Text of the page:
Akst: Beware of ‘phone involvement’
I was heading home on Sycamore Road a while back. The weather was fine but traffic was heavy. I was in the right-hand lane near Jewel-Osco.
Initially, the two young people in the car next to me obviously enjoying a cheerful conversation made me smile.
Then I realized there were three people in the conversation, not two: the driver, the passenger, and whoever the driver was texting.
The driver had both hands on the wheel, at 11 and 1. In between, her thumbs were conjuring the ubiquitous modern-day communication miracle.
I got scared because there was nowhere for me to escape if she caused a crash. Traffic was too heavy.
She avoided rear-ending the car in front of her by a hair’s breadth, slamming on the brakes so hard that her phone flew out of her hands and landed on the dash.
Barely a second after recovering from the shock of almost causing a crash, she retrieved her phone and started texting AGAIN!
The only words that come to mind are from the fabulous humor writer Dave Barry, who often wrote, “I am not making this up.”
But this week, I got a chance to write a story for the Daily Chronicle about a national teen safe driving competition State Farm Insurance is holding to bring increased attention to the national plague that is distracted driving.
It’s called Celebrate My Drive. The idea is to get people to log on to the competition website – celebratemydrive.com – support a school (in this case, DeKalb High School), and electronically commit, once a day, every day between Oct. 18 and Oct. 26, to drive as safely as you can.
The more pledges a school receives, the better chance it has of winning one of 90 grants worth $25,000 each from State Farm. There are also 10 grants of $100,000 each, and the grand prize is a $100,000 grant plus a hometown concert from singer Kelly Clarkson.
The competition is designed to be fun because as State Farm says, “Research shows that sharing and celebrating positive teen driver safety messages with today’s young drivers is more powerful than scaring them with the possibility of negative outcomes.”
My inner cynic realizes that our insurance company is shelling out $3.25 million to fund this raffle, which led me to wonder how our premiums are really spent, but I shook that off.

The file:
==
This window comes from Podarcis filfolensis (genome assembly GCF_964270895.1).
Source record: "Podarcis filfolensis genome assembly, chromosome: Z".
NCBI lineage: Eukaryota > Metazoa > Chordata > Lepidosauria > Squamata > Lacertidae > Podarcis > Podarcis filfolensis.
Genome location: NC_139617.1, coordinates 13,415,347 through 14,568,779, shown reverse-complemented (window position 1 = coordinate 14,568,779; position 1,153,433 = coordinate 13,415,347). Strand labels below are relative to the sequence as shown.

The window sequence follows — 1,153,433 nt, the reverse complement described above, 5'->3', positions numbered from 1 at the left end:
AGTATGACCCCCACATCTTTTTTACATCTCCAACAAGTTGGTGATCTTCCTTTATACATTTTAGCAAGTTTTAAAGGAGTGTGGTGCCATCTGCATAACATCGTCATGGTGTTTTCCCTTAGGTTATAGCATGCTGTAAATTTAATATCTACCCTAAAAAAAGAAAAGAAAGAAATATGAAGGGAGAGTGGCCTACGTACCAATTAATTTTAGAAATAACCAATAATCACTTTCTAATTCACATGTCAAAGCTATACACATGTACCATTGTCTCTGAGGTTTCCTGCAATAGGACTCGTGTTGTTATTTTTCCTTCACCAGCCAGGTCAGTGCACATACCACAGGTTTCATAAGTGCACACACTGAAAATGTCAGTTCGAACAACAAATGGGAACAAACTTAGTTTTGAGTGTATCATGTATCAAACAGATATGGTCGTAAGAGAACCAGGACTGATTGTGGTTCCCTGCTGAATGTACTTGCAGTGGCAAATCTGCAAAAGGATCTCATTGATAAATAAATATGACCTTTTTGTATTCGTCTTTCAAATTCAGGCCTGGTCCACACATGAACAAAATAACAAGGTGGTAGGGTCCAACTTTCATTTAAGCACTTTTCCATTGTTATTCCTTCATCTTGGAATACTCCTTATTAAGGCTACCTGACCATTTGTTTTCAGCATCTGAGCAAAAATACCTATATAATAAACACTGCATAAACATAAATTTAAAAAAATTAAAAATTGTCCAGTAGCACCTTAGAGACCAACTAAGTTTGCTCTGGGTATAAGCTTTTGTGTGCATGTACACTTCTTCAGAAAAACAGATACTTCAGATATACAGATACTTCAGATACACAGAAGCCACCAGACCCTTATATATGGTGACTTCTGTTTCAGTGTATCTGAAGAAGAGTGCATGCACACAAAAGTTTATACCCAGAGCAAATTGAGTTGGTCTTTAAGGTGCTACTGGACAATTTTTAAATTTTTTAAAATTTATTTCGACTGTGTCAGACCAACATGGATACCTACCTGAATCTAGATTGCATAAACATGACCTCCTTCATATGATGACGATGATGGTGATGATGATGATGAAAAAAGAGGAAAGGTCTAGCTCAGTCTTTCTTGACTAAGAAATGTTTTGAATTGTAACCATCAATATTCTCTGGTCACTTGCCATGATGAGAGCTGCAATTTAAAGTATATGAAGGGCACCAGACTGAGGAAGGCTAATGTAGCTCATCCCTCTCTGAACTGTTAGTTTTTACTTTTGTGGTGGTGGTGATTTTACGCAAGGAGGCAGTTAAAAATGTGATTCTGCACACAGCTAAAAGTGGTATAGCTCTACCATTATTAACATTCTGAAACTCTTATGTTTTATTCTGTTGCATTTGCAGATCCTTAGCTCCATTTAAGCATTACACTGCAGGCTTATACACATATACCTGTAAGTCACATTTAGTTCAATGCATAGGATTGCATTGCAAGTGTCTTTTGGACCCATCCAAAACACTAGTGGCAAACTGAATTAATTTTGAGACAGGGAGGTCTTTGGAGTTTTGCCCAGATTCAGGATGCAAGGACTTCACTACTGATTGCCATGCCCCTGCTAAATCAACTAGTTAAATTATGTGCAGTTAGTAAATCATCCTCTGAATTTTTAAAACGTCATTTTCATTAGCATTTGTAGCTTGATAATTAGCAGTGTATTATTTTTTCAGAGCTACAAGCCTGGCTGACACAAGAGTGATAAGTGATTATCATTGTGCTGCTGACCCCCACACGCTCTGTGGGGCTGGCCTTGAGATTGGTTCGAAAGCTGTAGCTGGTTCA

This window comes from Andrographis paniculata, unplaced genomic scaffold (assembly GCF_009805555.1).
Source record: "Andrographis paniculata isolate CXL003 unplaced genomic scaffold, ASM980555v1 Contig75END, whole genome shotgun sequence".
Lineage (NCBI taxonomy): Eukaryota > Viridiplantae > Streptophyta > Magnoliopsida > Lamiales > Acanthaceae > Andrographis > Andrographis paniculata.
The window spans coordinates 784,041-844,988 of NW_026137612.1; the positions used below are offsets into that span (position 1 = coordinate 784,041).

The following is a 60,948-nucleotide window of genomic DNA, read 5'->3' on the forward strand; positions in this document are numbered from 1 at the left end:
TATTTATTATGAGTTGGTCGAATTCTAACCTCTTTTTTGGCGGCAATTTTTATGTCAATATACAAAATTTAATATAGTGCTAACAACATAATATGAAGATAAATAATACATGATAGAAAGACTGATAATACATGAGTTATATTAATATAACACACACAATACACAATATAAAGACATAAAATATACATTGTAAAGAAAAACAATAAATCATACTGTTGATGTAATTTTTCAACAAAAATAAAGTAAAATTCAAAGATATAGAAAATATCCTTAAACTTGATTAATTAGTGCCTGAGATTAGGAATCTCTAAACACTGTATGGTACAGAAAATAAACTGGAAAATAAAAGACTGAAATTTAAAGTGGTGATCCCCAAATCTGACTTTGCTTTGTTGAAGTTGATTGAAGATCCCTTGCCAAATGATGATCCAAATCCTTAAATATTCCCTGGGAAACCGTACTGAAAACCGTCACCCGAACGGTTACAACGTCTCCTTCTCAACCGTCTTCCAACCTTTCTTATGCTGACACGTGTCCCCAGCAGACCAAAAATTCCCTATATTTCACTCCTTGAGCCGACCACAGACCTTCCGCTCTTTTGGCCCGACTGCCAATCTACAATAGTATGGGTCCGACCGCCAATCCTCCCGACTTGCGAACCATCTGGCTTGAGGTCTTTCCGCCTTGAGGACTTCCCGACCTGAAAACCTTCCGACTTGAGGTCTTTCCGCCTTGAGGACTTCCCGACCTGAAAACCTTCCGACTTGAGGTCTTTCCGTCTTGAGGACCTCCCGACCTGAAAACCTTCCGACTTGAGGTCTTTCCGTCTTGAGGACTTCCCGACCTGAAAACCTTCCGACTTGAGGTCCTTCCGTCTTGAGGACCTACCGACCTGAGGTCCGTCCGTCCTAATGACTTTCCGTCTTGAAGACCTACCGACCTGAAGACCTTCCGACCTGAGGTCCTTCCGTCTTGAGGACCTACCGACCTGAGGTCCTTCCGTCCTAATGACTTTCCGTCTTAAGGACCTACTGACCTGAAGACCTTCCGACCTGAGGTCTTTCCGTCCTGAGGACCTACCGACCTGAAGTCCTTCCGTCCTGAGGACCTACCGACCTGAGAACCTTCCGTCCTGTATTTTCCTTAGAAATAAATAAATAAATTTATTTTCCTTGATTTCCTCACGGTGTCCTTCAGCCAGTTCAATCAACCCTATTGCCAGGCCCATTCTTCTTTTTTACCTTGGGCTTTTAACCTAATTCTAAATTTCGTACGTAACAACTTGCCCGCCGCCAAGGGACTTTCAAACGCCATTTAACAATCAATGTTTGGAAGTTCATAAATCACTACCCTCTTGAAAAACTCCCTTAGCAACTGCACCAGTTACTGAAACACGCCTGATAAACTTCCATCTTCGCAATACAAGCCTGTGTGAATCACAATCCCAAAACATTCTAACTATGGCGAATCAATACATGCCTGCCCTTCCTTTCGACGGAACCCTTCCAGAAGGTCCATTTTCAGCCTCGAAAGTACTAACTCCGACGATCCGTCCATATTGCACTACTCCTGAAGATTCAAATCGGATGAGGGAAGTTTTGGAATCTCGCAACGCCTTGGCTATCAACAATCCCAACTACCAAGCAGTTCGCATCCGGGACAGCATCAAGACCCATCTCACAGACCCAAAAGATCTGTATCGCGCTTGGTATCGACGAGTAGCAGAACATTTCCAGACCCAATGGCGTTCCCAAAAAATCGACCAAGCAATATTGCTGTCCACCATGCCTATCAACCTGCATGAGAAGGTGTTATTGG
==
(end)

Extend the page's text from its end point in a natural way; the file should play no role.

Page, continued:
The really good part is that the folks I talked to for this story aren’t involved just for a shot at money and a concert, though winning would be sweet.
They were involved because they realize distracted driving, which also includes wearing ear buds, driving with music too loud and connecting devices to cars to play music, is a serious problem. Two DeKalb juniors said if anything, the problem of texting while driving is worse than it seems.
That’s scary because it seems pretty bad.
In researching the story, I found two compelling bits of data. One is that the National Safety Council says that this year alone, more than 750,000 crashes involving drivers using cellphones and texting have happened.
The other is a 2012 National Highway Traffic Safety Administration study of distracted driving. Young drivers 18 to 20 years old reported the highest level of “phone involvement” (13 percent) in a crash or near-crash. Eight percent were sending a text or email, 3 percent were reading a text or email, and 2 percent said they were talking on a cellphone.
You’ve heard this before in public service announcements, but if the message is important enough, sometimes it must be repeated.
Focus on driving while driving.
• Jason Akst teaches journalism and public relations at Northern Illinois University. You can reach him at email@example.com or follow him on Twitter @jasonakst.